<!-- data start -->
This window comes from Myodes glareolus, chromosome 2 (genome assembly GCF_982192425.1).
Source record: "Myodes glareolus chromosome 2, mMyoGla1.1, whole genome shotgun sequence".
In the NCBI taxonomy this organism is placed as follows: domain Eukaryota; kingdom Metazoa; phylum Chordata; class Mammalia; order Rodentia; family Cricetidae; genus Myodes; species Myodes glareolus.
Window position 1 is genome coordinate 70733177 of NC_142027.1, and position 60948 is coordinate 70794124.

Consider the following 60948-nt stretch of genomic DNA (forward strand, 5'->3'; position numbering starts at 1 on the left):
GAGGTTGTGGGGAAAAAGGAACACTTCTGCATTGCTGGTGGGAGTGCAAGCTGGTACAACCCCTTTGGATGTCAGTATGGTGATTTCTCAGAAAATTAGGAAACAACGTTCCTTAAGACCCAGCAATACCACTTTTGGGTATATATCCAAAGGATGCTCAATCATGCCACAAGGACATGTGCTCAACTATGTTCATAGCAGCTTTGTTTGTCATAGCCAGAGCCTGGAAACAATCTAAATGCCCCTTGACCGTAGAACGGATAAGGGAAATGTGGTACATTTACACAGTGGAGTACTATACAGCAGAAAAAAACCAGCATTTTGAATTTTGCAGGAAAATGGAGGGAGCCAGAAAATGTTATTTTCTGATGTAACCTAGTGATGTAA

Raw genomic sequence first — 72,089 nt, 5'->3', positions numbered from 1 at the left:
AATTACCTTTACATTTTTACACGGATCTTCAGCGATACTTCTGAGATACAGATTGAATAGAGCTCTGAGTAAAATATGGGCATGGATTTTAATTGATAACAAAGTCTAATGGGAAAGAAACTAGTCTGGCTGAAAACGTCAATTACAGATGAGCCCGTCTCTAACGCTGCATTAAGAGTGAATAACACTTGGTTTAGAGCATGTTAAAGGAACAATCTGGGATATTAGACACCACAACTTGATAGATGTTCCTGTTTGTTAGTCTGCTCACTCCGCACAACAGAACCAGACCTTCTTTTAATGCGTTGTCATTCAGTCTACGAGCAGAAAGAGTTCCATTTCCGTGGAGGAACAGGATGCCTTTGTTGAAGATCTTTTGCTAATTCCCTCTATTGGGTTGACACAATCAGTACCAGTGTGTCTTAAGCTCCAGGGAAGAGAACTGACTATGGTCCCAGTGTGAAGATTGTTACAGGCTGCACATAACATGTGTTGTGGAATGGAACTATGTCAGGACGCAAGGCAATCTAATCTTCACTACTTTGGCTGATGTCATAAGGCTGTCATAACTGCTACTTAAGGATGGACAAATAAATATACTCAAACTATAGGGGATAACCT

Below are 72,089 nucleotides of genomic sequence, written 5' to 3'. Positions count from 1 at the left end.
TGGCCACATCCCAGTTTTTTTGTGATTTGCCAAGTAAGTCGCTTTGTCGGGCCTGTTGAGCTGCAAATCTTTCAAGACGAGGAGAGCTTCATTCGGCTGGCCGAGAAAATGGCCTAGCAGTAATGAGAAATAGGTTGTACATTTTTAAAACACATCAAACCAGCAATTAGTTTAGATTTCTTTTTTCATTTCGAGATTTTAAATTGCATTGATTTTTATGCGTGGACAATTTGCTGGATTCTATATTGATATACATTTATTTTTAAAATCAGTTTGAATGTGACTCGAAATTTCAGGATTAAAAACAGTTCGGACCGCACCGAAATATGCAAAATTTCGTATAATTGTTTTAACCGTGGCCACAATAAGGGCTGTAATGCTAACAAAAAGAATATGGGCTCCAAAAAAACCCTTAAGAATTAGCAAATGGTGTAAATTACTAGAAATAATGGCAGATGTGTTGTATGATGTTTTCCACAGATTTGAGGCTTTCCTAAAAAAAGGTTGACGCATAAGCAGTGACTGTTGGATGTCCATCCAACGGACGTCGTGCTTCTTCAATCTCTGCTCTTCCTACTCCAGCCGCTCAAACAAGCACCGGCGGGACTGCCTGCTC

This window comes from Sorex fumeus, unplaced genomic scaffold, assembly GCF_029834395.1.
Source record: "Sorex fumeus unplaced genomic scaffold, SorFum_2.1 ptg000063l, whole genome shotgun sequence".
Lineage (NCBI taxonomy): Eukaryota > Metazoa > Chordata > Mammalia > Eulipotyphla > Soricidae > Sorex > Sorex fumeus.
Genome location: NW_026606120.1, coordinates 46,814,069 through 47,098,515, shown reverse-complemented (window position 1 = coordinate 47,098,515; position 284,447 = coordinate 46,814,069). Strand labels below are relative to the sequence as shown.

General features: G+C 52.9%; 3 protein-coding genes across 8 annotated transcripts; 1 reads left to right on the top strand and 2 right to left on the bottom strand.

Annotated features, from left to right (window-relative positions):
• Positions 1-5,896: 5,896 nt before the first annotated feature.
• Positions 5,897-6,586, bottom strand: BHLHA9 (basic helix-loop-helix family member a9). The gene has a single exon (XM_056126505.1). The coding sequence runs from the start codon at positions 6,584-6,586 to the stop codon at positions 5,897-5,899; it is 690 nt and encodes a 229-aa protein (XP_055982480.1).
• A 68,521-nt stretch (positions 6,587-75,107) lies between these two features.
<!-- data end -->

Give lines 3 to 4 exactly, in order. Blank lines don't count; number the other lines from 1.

In the NCBI taxonomy this organism is placed as follows: domain Eukaryota; kingdom Metazoa; phylum Chordata; class Mammalia; order Rodentia; family Cricetidae; genus Myodes; species Myodes glareolus.
Window position 1 is genome coordinate 70733177 of NC_142027.1, and position 60948 is coordinate 70794124.